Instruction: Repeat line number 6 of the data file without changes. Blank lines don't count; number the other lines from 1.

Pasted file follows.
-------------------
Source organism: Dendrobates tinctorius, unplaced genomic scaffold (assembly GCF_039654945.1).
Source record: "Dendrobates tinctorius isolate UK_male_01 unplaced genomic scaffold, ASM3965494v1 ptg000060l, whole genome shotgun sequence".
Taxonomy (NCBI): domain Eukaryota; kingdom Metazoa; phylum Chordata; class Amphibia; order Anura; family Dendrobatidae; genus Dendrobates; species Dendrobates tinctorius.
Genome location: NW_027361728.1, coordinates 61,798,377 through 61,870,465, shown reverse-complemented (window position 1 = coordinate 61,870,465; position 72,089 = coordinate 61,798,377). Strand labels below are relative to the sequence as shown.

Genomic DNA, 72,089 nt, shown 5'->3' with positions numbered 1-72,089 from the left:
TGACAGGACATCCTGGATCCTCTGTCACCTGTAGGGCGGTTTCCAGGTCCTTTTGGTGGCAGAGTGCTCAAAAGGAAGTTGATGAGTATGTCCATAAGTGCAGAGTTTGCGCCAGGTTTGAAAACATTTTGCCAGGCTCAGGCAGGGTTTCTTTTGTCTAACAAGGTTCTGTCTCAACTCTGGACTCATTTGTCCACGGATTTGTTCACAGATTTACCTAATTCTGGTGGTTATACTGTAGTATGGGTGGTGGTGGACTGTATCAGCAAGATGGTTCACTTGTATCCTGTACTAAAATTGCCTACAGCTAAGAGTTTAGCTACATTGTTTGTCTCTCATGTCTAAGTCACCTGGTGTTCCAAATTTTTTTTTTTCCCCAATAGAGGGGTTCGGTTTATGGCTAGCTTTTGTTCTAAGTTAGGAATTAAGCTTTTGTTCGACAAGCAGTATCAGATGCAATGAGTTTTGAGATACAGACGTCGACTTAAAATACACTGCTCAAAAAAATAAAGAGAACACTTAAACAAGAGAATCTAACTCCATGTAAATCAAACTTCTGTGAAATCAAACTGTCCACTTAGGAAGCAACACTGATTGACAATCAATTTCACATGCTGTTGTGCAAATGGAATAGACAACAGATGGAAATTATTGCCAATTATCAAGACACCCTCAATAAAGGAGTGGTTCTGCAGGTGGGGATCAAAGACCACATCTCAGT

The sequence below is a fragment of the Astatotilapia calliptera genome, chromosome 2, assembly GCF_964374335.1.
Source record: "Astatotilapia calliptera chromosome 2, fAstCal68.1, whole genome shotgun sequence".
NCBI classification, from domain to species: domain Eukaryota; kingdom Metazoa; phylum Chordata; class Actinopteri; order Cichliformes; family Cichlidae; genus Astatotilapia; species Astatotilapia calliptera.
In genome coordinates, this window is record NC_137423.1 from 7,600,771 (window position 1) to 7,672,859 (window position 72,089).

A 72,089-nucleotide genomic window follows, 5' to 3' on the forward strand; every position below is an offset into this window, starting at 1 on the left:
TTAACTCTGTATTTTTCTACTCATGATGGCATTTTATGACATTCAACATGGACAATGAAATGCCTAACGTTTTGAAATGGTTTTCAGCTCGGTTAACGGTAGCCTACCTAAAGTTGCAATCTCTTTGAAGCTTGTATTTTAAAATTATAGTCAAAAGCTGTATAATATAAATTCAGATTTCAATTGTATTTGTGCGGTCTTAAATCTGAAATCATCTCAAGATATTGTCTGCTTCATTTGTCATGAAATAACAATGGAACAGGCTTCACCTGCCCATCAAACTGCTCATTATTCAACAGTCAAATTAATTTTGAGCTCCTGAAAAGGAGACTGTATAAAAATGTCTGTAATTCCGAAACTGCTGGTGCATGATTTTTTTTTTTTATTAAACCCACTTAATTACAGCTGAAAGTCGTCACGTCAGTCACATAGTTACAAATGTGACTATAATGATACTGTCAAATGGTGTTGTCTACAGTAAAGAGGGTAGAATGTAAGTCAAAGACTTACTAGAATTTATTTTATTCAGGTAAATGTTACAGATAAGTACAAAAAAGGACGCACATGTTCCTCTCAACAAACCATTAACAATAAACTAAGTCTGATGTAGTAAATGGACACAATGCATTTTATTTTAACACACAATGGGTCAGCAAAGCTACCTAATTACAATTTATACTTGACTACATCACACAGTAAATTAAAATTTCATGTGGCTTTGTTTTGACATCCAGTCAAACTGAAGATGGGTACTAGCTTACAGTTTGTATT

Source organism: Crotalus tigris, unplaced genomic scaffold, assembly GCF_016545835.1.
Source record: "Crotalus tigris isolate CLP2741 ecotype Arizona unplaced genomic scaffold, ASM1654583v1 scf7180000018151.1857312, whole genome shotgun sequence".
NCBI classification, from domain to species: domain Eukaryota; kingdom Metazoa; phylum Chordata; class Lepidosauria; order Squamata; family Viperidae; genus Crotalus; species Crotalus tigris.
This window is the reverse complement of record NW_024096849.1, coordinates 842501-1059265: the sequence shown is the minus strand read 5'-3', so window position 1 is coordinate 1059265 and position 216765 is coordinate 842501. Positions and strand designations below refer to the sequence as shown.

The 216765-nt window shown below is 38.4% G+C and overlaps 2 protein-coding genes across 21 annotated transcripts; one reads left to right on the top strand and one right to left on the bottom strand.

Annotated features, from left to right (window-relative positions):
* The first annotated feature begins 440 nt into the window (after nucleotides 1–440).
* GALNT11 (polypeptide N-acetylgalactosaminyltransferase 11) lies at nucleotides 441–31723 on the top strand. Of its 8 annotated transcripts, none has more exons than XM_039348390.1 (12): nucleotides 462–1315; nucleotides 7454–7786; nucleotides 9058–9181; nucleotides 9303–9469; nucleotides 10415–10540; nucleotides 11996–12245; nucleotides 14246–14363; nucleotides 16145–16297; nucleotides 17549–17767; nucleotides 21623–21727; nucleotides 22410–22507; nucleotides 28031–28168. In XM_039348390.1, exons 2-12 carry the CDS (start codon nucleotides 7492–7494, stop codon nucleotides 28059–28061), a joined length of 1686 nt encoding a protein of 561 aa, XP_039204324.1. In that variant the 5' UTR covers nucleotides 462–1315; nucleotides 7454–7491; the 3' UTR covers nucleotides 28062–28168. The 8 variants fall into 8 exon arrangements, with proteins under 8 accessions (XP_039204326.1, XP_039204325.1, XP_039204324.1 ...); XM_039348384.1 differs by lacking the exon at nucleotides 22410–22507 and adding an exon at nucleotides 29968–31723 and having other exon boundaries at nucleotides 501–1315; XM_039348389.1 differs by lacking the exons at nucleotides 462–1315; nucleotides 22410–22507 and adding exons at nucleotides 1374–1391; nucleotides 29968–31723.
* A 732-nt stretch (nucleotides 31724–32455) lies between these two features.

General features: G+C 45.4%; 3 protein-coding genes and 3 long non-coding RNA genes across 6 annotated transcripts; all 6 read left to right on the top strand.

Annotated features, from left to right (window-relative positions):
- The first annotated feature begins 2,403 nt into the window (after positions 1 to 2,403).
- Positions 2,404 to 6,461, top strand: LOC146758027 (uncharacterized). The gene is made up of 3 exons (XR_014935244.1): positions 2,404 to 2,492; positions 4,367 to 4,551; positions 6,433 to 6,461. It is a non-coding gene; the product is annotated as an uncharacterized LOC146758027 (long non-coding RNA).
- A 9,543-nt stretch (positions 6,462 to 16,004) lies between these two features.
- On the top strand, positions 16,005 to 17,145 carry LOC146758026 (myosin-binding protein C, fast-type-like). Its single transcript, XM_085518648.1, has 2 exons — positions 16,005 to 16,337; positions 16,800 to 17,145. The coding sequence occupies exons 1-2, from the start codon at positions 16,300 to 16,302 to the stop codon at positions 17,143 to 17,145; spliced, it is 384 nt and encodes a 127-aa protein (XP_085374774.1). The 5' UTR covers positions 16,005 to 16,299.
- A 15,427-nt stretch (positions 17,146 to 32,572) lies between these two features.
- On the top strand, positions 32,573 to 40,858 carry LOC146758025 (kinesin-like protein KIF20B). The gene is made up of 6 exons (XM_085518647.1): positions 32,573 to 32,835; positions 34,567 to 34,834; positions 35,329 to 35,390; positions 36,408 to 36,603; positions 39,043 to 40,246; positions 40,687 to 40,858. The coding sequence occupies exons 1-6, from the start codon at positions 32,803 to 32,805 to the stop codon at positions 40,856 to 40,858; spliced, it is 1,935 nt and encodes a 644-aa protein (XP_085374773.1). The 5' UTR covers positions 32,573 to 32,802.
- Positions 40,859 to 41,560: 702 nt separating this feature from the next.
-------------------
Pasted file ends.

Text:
TGACAGGACATCCTGGATCCTCTGTCACCTGTAGGGCGGTTTCCAGGTCCTTTTGGTGGCAGAGTGCTCAAAAGGAAGTTGATGAGTATGTCCATAAGTGCAGAGTTTGCGCCAGGTTTGAAAACATTTTGCCAGGCTCAGGCAGGGTTTCTTTTGTCTAACAAGGTTCTGTCTCAACTCTGGACTCATTTGTCCACGGATTTGTTCACAGATTTACCTAATTCTGGTGGTTATACTGTAGTATGGGTGGTGGTGGACTGTATCAGCAAGATGGTTCACTTGTATCCTGTACTAAAATTGCCTACAGCTAAGAGTTTAGCTACATTGTTTGTCTCTCATGTCTAAGTCACCTGGTGTTCCAAATTTTTTTTTTTCCCCAATAGAGGGGTTCGGTTTATGGCTAGCTTTTGTTCTAAGTTAGGAATTAAGCTTTTGTTCGACAAGCAGTATCAGATGCAATGAGTTTTGAGATACAGACGTCGACTTAAAATACACTGCTCAAAAAAATAAAGAGAACACTTAAACAAGAGAATCTAACTCCATGTAAATCAAACTTCTGTGAAATCAAACTGTCCACTTAGGAAGCAACACTGATTGACAATCAATTTCACATGCTGTTGTGCAAATGGAATAGACAACAGATGGAAATTATTGCCAATTATCAAGACACCCTCAATAAAGGAGTGGTTCTGCAGGTGGGGATCAAAGACCACATCTCAGT